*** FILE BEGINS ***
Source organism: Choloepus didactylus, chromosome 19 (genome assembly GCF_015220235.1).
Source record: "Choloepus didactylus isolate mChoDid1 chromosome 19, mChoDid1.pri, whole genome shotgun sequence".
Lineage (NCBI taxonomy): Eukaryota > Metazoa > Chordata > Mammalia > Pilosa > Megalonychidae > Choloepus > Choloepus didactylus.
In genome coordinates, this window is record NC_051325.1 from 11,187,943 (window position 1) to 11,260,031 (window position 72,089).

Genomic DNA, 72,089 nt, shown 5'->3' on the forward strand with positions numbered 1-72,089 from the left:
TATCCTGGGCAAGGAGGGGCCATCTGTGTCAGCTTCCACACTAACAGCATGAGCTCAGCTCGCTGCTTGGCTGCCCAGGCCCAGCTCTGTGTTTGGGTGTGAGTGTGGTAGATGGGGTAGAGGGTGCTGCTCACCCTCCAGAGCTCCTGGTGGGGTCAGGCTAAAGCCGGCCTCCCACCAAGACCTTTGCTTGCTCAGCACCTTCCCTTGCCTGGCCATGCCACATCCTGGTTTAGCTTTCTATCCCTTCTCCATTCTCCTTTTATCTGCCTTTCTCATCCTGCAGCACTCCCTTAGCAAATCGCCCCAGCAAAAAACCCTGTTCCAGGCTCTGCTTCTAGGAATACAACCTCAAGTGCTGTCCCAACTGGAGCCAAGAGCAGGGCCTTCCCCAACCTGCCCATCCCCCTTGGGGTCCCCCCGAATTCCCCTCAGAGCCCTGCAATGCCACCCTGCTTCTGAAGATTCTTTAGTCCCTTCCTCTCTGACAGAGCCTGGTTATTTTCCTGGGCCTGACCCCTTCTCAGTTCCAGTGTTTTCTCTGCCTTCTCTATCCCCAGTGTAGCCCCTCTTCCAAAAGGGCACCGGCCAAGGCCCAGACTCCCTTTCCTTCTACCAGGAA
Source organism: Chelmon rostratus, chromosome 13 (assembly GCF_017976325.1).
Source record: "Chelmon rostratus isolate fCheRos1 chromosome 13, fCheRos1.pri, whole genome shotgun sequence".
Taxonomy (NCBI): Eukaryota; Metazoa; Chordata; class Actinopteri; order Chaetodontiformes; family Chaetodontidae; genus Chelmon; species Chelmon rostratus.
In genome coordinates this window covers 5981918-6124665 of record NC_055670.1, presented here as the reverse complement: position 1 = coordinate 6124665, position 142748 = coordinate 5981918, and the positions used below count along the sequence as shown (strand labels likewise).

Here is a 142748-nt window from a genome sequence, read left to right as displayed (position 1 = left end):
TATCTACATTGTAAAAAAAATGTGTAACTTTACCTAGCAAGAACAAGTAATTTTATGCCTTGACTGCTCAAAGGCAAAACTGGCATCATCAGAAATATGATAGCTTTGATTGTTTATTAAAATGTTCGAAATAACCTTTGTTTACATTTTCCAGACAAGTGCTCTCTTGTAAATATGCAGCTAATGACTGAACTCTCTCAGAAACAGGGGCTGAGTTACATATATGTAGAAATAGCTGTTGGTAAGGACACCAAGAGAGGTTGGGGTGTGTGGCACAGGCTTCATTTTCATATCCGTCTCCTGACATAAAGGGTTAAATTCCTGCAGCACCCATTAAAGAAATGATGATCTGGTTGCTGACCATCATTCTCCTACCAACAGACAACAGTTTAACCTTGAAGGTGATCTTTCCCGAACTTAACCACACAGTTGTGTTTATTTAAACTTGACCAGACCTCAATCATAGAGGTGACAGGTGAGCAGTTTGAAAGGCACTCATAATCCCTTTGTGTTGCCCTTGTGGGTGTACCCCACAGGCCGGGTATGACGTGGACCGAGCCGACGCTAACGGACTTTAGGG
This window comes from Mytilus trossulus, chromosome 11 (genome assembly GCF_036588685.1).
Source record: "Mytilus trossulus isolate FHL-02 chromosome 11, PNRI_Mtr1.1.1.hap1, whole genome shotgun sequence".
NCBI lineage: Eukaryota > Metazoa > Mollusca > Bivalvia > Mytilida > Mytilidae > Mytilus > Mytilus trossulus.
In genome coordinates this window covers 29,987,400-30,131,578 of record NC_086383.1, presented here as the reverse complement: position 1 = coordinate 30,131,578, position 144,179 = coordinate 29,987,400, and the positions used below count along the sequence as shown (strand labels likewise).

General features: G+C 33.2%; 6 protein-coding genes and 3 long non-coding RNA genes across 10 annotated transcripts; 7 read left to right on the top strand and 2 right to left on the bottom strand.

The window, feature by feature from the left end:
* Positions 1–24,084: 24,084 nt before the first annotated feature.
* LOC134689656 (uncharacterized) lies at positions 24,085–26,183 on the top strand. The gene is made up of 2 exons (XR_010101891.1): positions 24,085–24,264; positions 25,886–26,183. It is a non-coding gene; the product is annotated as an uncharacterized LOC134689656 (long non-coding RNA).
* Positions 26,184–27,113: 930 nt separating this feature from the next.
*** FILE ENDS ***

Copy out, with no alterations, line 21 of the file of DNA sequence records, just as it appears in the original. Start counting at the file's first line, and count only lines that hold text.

* Positions 26,184–27,113: 930 nt separating this feature from the next.